Our findings suggest that viscous organic aerosols, such as α-pinene SOA, are expected to have no effect on the rate of homogeneous ice nucleation even at the highest limit of updraft velocities found in the tropical tropopause layer as shown in the lower left panel of Fig. 5 (size distribution 1, 0.1 ms−1). Previous studies using single particle simulations have also concluded that aerosol viscosity may have a limited effect on homogeneous ice nucleation under certain atmospheric conditions (Lienhard et al., 2015). However, the investigation into the effect of viscous aerosol on ice nucleation in low-temperature cirrus should not end there as the new model could be used to gain further insights into how cloud processing could make alternative ice nucleation mechanisms possible under atmospheric conditions.
4.2 Processing of viscous aerosol particles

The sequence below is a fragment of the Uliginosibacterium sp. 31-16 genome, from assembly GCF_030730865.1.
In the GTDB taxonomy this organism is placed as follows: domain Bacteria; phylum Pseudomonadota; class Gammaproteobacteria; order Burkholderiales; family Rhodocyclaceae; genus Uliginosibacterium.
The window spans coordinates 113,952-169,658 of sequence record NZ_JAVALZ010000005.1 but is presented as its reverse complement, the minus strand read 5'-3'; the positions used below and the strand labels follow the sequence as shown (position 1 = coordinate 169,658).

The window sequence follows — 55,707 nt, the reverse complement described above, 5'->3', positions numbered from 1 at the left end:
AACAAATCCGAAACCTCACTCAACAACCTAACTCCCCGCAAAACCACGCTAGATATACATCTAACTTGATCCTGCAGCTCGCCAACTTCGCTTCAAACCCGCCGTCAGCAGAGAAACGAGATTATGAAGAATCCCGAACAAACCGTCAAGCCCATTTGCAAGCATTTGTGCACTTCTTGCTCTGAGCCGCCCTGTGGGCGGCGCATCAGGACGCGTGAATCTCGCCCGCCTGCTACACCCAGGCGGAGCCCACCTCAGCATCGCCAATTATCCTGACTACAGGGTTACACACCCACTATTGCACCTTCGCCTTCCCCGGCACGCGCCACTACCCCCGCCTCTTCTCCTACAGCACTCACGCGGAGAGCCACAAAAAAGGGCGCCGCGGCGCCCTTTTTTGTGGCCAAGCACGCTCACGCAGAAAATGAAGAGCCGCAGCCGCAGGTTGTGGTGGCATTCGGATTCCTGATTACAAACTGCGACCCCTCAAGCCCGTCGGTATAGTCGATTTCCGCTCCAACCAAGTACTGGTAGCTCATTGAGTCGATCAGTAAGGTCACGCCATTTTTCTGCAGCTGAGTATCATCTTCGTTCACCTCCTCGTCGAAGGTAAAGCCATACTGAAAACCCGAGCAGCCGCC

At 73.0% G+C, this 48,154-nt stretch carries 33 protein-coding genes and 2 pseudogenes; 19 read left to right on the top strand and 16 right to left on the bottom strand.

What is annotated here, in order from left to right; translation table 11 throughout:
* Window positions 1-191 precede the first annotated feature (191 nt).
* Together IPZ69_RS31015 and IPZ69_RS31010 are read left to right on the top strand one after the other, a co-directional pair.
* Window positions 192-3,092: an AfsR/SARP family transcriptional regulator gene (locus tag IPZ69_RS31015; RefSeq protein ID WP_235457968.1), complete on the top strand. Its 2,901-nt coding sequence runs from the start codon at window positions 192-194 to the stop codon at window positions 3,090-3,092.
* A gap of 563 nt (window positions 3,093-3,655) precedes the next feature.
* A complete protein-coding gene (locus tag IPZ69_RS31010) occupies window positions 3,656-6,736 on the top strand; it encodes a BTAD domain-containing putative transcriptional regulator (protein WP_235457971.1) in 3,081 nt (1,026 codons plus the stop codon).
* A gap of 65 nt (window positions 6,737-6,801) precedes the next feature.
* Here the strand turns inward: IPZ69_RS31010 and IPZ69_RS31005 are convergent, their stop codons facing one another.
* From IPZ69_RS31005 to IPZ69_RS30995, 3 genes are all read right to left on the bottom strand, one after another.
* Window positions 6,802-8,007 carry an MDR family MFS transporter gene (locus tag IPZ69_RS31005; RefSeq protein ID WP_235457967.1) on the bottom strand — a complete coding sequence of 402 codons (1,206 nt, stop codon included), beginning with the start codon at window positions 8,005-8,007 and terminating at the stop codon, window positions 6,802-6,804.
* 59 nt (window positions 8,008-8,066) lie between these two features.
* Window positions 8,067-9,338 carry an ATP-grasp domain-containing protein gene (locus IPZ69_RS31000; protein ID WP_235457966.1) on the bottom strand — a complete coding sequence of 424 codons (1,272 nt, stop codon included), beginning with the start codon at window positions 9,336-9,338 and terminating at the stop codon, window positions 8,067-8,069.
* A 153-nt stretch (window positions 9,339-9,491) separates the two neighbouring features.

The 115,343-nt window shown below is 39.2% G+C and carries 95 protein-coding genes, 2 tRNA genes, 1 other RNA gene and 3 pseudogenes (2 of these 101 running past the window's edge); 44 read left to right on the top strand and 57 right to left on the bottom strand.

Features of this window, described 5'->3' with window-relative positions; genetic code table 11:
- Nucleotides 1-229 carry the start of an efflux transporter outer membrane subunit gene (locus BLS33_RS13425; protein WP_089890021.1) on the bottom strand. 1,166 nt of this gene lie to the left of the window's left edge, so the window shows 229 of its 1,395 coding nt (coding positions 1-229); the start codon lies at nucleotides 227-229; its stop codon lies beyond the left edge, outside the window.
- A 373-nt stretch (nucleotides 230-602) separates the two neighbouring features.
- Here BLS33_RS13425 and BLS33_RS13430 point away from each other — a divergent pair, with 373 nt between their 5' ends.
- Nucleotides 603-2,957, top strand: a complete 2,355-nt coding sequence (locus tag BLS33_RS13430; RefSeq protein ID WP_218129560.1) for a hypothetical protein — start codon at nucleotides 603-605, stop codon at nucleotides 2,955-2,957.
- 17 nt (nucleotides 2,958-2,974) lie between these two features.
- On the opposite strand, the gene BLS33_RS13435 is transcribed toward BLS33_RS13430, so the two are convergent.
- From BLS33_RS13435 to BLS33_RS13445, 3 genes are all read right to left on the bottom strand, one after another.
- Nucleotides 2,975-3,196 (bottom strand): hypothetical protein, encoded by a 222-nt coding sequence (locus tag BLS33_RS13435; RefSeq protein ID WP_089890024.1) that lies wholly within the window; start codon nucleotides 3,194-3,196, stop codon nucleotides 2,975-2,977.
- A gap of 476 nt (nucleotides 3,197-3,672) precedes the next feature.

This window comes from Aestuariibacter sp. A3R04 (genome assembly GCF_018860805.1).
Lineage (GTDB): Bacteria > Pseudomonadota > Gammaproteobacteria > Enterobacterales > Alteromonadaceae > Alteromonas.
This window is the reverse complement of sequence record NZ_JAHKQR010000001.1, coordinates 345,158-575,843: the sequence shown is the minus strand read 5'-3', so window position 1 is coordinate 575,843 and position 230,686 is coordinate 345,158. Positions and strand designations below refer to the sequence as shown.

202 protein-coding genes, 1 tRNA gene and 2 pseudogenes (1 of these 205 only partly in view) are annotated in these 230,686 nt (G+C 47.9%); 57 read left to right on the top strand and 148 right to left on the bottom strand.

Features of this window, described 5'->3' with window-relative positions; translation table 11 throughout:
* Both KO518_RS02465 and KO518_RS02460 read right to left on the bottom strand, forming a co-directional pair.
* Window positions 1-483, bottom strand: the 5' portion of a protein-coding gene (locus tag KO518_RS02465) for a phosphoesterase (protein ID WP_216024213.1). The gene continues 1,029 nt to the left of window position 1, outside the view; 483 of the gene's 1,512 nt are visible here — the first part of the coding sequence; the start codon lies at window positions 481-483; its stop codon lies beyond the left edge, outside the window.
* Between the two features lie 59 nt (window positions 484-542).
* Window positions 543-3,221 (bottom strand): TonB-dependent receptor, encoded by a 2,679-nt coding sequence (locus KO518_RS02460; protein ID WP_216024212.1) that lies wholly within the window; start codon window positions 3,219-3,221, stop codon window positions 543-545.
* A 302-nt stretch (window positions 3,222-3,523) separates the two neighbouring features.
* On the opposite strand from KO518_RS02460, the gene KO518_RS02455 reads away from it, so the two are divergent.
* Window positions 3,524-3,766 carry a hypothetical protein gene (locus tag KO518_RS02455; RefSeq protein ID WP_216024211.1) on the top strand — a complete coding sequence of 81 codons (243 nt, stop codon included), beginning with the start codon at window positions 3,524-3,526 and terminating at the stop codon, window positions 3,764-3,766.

Figure 6 shows how ice saturation ratio and number of ice crystals formed depends upon cloud parcel temperature for four model simulations, all initiated on the same parcel trajectory but at different initial ice saturation ratios. Only one control model run, shown by the black line, has been plotted on the graph, since both the ice saturation ratio and number of ice crystals formed are consistent for the different initial ice saturation ratios. The upper panel shows that parcels initiated in equilibrium with atmospheric conditions, closer to cloud base result in a higher steady state ice saturation ratio after homogeneous freezing takes place, which is a result of fewer aerosol particles freezing, as shown in the lower panel. Figure 6 contains simple plots, but they show that as the timescales of diffusion become a limiting factor in cloud droplet growth, the history of individual particles needs to be considered in relation to parcel vapour content and ice nucleation.